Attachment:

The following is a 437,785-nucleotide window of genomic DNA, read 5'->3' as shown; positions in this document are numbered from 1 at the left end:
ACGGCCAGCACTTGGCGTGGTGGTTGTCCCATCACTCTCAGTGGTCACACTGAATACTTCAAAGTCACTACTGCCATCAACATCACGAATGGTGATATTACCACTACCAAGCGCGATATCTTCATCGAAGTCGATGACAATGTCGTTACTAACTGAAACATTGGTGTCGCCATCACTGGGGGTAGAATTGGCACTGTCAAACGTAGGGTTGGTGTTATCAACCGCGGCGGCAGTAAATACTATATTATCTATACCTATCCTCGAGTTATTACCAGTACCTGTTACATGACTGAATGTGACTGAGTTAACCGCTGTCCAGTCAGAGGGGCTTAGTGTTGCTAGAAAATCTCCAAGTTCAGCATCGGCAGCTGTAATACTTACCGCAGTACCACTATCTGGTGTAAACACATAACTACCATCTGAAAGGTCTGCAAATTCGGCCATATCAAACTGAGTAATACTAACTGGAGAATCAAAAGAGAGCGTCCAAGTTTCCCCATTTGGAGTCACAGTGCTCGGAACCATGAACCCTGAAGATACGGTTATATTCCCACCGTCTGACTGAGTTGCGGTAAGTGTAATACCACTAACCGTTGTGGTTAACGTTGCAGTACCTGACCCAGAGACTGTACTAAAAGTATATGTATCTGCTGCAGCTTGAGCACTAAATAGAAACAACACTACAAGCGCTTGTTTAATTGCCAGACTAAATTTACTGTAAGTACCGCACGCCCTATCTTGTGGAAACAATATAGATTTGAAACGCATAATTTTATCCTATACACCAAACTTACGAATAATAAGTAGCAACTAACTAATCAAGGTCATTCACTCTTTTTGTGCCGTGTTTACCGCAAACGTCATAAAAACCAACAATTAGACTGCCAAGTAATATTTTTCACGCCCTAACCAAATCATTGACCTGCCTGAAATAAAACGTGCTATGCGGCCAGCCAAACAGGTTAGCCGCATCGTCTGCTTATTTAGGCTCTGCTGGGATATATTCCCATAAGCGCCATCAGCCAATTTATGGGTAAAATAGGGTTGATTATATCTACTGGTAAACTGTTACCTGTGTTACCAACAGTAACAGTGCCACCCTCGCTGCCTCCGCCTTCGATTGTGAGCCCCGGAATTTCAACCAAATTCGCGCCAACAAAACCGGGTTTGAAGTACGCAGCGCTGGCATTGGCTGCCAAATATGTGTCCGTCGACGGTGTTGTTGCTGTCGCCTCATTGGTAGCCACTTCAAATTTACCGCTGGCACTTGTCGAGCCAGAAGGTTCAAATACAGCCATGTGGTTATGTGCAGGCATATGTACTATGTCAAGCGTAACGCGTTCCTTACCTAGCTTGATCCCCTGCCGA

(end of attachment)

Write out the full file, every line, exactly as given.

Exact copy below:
The following is a 437,785-nucleotide window of genomic DNA, read 5'->3' as shown; positions in this document are numbered from 1 at the left end:
ACGGCCAGCACTTGGCGTGGTGGTTGTCCCATCACTCTCAGTGGTCACACTGAATACTTCAAAGTCACTACTGCCATCAACATCACGAATGGTGATATTACCACTACCAAGCGCGATATCTTCATCGAAGTCGATGACAATGTCGTTACTAACTGAAACATTGGTGTCGCCATCACTGGGGGTAGAATTGGCACTGTCAAACGTAGGGTTGGTGTTATCAACCGCGGCGGCAGTAAATACTATATTATCTATACCTATCCTCGAGTTATTACCAGTACCTGTTACATGACTGAATGTGACTGAGTTAACCGCTGTCCAGTCAGAGGGGCTTAGTGTTGCTAGAAAATCTCCAAGTTCAGCATCGGCAGCTGTAATACTTACCGCAGTACCACTATCTGGTGTAAACACATAACTACCATCTGAAAGGTCTGCAAATTCGGCCATATCAAACTGAGTAATACTAACTGGAGAATCAAAAGAGAGCGTCCAAGTTTCCCCATTTGGAGTCACAGTGCTCGGAACCATGAACCCTGAAGATACGGTTATATTCCCACCGTCTGACTGAGTTGCGGTAAGTGTAATACCACTAACCGTTGTGGTTAACGTTGCAGTACCTGACCCAGAGACTGTACTAAAAGTATATGTATCTGCTGCAGCTTGAGCACTAAATAGAAACAACACTACAAGCGCTTGTTTAATTGCCAGACTAAATTTACTGTAAGTACCGCACGCCCTATCTTGTGGAAACAATATAGATTTGAAACGCATAATTTTATCCTATACACCAAACTTACGAATAATAAGTAGCAACTAACTAATCAAGGTCATTCACTCTTTTTGTGCCGTGTTTACCGCAAACGTCATAAAAACCAACAATTAGACTGCCAAGTAATATTTTTCACGCCCTAACCAAATCATTGACCTGCCTGAAATAAAACGTGCTATGCGGCCAGCCAAACAGGTTAGCCGCATCGTCTGCTTATTTAGGCTCTGCTGGGATATATTCCCATAAGCGCCATCAGCCAATTTATGGGTAAAATAGGGTTGATTATATCTACTGGTAAACTGTTACCTGTGTTACCAACAGTAACAGTGCCACCCTCGCTGCCTCCGCCTTCGATTGTGAGCCCCGGAATTTCAACCAAATTCGCGCCAACAAAACCGGGTTTGAAGTACGCAGCGCTGGCATTGGCTGCCAAATATGTGTCCGTCGACGGTGTTGTTGCTGTCGCCTCATTGGTAGCCACTTCAAATTTACCGCTGGCACTTGTCGAGCCAGAAGGTTCAAATACAGCCATGTGGTTATGTGCAGGCATATGTACTATGTCAAGCGTAACGCGTTCCTTACCTAGCTTGATCCCCTGCCGA